Next, our unpredictable column «Self-service». Invited guests every time typeset their publication by themselves, and I do not interfere them at all as an editor in chief. This time we receive, probably, the most extraterrestrial character of Russian graphic design — Protey Temen. You must see what he did on his four spreads! He simply drew the answers to the questions of our correspondent Olga Bezruchko. However, the text was also included into the publication — on the very last page Protey put all the answers to the interviewer’s questions. As for the publication itself, he called it «Questions Expo». No wonder, the heroine of one of the previous publications of this column — Anna Naumova, called Protey a genius and confessed she was his fan.


    This time the project № 2 «Russian Design» of Olga and Alexander Florensky comes out in an abridged version, because the objects are still being worked on. The full version of the project «Interiors» will be published in 2011.


    I decided to decorate the spread of the project №3 «Letters» one of dazzling postcards from the collection of Vitaly Tretyakov. It requires absolutely no comments. It’s simple: «Piotr Petukhov…» The story goes on telling all the details of Piotr’s morning, and its highlight is that every word starts with the letter «P». Brilliant example!


    Next, we publish the continuation of our series dedicated to Chekhonine. I give a low bow to Alexey Dombrovsky for such a deep and thorough study of the works by one of the most prominent Russian font artists of the first half of the twentieth century. Quote: «Sergey Chekhonin experimented with different techniques and styles all his life. The range of his font claims was unusually wide: from the Byzantine cursive writing to the latest Art-Deco discoveries. Meanwhile, many people do not consider the term Chehonine’s graphics as something except his «agitation» drawings and fonts — so bright, original, groundbreaking was this phenomenon, which fully reflected the romantic pathos of the first years of the Russian Revolution».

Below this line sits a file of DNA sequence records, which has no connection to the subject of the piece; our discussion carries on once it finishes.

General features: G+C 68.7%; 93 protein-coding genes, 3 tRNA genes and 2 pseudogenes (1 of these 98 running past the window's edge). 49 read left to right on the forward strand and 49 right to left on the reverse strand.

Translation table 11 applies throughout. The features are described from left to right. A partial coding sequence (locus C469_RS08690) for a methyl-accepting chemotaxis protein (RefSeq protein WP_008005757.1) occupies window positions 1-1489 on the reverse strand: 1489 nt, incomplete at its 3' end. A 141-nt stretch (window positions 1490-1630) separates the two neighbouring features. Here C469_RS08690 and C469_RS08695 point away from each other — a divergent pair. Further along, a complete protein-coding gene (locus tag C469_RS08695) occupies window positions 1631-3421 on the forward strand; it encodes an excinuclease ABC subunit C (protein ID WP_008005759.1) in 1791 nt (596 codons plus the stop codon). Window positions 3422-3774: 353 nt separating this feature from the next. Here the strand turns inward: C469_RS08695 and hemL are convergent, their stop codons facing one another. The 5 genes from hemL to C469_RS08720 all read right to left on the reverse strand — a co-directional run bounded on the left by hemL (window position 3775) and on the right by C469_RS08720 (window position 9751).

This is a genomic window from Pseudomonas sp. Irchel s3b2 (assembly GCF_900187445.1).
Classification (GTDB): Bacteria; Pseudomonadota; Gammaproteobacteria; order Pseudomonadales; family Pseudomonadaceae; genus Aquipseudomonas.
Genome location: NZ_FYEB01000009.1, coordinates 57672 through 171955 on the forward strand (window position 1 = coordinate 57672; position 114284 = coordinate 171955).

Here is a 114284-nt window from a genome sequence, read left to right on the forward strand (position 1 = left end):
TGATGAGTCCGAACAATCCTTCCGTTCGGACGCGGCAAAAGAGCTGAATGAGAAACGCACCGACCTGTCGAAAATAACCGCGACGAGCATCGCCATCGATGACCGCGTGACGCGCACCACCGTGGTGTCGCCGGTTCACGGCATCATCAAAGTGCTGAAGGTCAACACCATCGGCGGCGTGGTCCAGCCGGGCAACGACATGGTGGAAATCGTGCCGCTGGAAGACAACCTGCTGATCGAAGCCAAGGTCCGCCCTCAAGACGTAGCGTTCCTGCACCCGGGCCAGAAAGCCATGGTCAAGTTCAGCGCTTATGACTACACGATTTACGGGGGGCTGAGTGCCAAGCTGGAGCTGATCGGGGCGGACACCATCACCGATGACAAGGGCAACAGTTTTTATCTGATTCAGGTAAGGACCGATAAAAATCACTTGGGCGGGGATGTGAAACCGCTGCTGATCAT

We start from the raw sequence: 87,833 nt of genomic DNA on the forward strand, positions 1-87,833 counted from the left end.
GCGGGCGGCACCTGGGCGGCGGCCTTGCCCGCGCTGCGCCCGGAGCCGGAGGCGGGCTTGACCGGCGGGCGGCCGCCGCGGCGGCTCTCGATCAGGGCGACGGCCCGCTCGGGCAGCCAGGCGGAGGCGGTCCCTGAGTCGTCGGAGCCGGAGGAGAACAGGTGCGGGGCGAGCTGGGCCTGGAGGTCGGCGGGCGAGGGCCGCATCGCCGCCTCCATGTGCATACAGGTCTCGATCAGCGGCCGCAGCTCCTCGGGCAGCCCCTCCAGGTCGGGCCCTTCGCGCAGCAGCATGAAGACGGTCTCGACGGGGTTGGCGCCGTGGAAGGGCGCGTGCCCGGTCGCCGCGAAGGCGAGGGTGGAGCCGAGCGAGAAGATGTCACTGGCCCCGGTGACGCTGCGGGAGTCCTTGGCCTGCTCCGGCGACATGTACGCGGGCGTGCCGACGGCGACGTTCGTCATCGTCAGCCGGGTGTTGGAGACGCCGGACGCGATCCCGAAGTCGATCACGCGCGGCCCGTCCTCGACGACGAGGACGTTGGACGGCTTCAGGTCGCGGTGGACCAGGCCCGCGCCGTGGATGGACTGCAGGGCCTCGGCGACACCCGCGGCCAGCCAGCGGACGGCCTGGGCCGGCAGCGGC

This time the project № 4 «Subject» is more than usually full of unique publications. The column opens with the interview, given by Theo Jansen to our correspondent Leta Gordeeva esprcially for Projector. Theo Jansen is a true magician, homo inventing. He’s the designer and sculptor, whose works combine advanced engineering solutions and the objects of incredibly expressive plastique. Jansen’s kinetic sculpture, walking along the coast are a miracle, awakening the joy of children in quite adult people. His objects are a pure emotion, almost the embodiment of Leonardo da Vinci’s passion for invention. Amazing, but it works!